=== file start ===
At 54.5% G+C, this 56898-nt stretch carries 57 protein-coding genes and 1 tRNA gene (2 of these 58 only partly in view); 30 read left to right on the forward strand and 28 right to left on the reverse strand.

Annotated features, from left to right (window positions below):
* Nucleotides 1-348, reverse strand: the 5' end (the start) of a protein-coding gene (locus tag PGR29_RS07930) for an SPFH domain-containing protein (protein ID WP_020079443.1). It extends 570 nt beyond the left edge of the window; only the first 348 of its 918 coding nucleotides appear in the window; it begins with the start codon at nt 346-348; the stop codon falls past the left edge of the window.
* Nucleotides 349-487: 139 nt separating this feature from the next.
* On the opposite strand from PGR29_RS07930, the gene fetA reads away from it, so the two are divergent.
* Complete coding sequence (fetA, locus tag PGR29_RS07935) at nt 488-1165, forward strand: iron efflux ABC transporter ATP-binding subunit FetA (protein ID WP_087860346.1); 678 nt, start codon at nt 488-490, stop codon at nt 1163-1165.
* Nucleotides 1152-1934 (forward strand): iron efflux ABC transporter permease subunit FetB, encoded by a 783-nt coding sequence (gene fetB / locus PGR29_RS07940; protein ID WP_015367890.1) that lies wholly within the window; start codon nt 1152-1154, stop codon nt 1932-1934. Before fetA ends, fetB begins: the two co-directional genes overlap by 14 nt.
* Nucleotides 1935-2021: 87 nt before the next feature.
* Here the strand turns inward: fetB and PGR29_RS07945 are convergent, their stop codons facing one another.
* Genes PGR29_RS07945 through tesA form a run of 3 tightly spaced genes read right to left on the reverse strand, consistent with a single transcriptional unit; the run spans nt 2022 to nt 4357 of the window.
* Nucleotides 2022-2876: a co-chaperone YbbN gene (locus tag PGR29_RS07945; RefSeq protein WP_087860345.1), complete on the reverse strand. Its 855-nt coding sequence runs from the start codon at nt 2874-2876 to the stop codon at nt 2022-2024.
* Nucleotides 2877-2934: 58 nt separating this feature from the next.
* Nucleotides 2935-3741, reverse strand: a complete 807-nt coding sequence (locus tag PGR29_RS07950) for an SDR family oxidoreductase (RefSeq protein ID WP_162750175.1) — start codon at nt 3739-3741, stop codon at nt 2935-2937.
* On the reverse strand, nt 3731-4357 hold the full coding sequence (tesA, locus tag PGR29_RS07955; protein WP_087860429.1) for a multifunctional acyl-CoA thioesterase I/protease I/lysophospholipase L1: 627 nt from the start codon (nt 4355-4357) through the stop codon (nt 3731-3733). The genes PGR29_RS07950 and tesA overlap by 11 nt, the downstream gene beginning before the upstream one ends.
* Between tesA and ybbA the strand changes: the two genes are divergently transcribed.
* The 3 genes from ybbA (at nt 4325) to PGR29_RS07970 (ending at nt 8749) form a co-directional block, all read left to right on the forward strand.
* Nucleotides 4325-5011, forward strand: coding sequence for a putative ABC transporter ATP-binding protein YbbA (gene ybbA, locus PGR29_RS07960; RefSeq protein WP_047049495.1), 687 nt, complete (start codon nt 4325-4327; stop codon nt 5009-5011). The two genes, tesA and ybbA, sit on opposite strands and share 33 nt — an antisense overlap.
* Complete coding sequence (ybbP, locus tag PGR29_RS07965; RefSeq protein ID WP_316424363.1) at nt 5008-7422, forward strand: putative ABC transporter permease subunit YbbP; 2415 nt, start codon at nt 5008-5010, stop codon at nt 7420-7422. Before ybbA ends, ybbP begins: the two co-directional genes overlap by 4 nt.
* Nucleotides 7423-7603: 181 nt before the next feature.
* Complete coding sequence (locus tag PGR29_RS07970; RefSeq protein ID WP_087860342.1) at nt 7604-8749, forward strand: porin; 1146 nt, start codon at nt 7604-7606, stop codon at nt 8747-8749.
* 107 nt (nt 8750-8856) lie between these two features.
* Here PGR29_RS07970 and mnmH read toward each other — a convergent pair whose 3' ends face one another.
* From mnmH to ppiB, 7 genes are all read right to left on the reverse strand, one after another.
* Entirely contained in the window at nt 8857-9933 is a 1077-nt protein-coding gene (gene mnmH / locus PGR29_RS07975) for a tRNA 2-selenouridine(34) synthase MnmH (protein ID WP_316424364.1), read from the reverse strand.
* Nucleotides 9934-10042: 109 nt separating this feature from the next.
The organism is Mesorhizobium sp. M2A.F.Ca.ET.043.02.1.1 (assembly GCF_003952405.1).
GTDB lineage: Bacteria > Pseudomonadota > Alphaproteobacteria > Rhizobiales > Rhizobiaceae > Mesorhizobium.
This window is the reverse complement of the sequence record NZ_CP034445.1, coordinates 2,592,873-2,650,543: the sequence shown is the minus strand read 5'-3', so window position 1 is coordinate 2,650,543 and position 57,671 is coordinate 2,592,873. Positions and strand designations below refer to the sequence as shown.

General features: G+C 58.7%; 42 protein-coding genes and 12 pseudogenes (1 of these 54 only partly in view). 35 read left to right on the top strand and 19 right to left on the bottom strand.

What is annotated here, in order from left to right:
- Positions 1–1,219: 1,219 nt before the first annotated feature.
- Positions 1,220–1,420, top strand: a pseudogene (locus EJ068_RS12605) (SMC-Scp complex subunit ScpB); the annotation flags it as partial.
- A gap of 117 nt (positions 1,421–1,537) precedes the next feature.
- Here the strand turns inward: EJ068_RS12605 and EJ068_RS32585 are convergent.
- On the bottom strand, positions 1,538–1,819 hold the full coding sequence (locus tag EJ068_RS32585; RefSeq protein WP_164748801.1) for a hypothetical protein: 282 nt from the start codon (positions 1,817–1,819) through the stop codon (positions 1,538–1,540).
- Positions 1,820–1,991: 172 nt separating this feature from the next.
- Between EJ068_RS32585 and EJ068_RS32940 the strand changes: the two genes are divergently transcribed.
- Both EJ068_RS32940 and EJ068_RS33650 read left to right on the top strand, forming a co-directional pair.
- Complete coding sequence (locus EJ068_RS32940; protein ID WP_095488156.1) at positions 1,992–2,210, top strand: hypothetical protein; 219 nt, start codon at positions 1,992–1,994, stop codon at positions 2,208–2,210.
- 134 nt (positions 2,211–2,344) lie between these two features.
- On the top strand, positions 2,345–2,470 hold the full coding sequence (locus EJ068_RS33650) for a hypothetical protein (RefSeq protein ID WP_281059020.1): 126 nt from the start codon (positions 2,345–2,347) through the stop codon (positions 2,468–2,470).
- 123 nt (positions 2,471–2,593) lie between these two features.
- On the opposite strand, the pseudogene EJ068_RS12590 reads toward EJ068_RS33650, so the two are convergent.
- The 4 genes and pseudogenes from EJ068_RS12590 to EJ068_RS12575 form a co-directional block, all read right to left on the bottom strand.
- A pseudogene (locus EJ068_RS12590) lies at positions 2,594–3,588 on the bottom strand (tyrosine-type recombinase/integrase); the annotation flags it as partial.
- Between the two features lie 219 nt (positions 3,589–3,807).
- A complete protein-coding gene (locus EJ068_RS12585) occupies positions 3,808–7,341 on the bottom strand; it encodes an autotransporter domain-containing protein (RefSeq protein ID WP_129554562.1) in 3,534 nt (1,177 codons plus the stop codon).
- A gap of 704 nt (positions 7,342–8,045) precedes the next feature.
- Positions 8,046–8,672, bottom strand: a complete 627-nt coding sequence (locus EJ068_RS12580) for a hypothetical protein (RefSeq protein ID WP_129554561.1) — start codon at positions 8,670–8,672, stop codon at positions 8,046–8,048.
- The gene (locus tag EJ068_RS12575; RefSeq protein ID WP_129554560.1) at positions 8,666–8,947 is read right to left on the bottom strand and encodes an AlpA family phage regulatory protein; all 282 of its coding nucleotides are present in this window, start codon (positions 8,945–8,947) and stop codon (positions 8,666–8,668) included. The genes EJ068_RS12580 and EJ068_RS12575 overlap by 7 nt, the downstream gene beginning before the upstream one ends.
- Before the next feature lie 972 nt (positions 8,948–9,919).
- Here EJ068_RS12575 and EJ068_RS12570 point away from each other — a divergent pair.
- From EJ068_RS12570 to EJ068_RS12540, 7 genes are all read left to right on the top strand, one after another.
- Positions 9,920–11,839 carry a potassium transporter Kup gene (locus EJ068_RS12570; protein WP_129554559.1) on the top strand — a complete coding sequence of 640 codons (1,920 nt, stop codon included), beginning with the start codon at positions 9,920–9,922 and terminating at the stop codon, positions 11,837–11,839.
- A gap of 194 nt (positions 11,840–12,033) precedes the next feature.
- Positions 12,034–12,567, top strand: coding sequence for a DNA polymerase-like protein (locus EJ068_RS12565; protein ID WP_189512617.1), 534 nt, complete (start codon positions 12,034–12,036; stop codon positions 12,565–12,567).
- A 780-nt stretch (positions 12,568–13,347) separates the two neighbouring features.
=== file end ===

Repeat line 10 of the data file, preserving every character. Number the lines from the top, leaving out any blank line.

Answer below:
* Genes PGR29_RS07945 through tesA form a run of 3 tightly spaced genes read right to left on the reverse strand, consistent with a single transcriptional unit; the run spans nt 2022 to nt 4357 of the window.